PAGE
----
144 Relation to LDF In the original diffusion, it is assured that the magnitude of the eigenvalues of P is between zero and one. Another important property of P is the existence of a symmetric conjugate A. Being a symmetric matrix, the eigenvalues of A are all real and its left and right eigenvectors are identical. The matrix A has the same eigenvalues as P and its eigenvectors are related to those of P by the same conjugation that relates A to P. The additional information provided by the symmetric conjugate A allows for a simple spectral analysis to be used to achieve dimensionality reduction as described in [CL06a]. Theorem shows that these properties also apply to the ergodic l-path localized diffusion process P. Theorem Let P be the transition probability matrix of a localized l-path diffusion process, which resulted from Algorithm 2. Let Q be the corresponding degree matrix. Then the conjugate matrix  = Q 1/2 P Q 1/2 is symmetric. Furthermore,  is equivalent to the result from the weighted-sum LDF runner in [DA12, Section 3.3]. Proof. Consider two clusters C i and C j, i, j = 1,..., n. Let P be the matrix defined for them in the corresponding iteration of Algorithm 2. Let Q be a diagonal C i C j C i C j matrix where each cell on its diagonal corresponds to a data point x C i C j and holds its degree q(x) = q(x). As discussed in Section 5.2.1, the diffusion affinity matrix A = Q 1/2 P Q 1/2 is a symmetric conjugate of the diffusion operator P. Its cells are q(x) a(x, y) = p(x, y) x, y X. q(y) Let A = Q 1/2 PQ 1/2 be a C i C j C i C j conjugate of P, then its cells are a(x, y) = q(x) q(x) p(x, y) = q(y) q(y) p(x, y) = a(x, y) x, y C i C j. (5.3.6) From the symmetry of A, we get a(x, y) = a(y, x), x, y C i C j and A is symmetric. The powers of a symmetric matrix are also symmetric, thus A l, l 1, which was given as a parameter to Algorithm 2, is also symmetric and since the terms Q 1/2 Q 1/2 = I are canceled, then A l = Q 1/2 PQ 1/2 Q 1/2 PQ 1/2 Q 1/2 PQ }{{ 1/2 = Q } 1/2 P l Q 1/2. (5.3.7) l times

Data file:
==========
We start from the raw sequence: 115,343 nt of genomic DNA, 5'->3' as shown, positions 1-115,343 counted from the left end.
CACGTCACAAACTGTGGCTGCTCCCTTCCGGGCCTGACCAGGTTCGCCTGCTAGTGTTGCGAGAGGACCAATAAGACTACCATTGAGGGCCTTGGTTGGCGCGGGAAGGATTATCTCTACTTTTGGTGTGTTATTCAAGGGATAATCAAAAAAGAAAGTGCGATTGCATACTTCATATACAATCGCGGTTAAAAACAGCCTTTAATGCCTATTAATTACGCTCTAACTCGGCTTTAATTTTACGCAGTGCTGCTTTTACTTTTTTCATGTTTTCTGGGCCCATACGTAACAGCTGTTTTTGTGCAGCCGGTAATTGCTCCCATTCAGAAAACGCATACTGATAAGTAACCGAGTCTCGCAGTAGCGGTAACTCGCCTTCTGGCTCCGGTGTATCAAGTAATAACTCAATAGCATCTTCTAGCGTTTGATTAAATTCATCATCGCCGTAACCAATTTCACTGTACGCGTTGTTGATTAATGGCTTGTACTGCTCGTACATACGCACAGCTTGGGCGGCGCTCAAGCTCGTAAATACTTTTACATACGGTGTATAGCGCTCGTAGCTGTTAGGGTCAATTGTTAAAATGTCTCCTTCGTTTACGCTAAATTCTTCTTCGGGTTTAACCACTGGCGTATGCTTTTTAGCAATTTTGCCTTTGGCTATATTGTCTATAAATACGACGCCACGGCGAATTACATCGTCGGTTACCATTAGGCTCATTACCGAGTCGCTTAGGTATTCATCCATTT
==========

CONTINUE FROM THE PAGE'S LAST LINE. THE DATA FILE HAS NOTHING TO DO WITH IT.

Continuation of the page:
145 127 The symmetry is maintained by multiplying the symmetric matrix A l from left and right by the diagonal matrix Q 1/2. Thus the resulting matrix is Q 1/2 A l Q 1/2 = Q 1/2 Q 1/2 P l Q 1/2 Q 1/2 = QP l. According to Algorithm 2 and since q(x) = q(x) for x C i C j, then K ij = q(x)p l (x, y). x C i,y C j According to the symmetry of QP l, we obtain K ij = q(y)p l (y, x). x Ci y C j The same matrices P and Q are also used in the iteration that computes K ji in Algorithm 2, thus K ji = q(y)p l (y, x) = K ij y Cj x C i holds and K is symmetric. Since P Q 1 K by Algorithm 2, then  = Q 1/2 P Q 1/2 = Q 1/2 K Q 1/2. (5.3.8) Multiplication by the diagonal matrix Q 1/2 from both sides maintains the symmetry of K, thus  is also symmetric. Combining Eq and the definition of K in Algorithm 2, yields  ij = K ij = q(x)pl (x, y), Q ii Q ii x C i y C j q(c(x)) q(c(y)) Together with Eq , we receive  ij = q(x) q(y)a l (x, y). x C i q(c(x)) q(c(y)) Let y C j q(x)q(y) w xy q(c(x)) q(c(y)) then the following weighted sum is obtained:  ij = x C i y C j w xy a l (x, y). x, y X,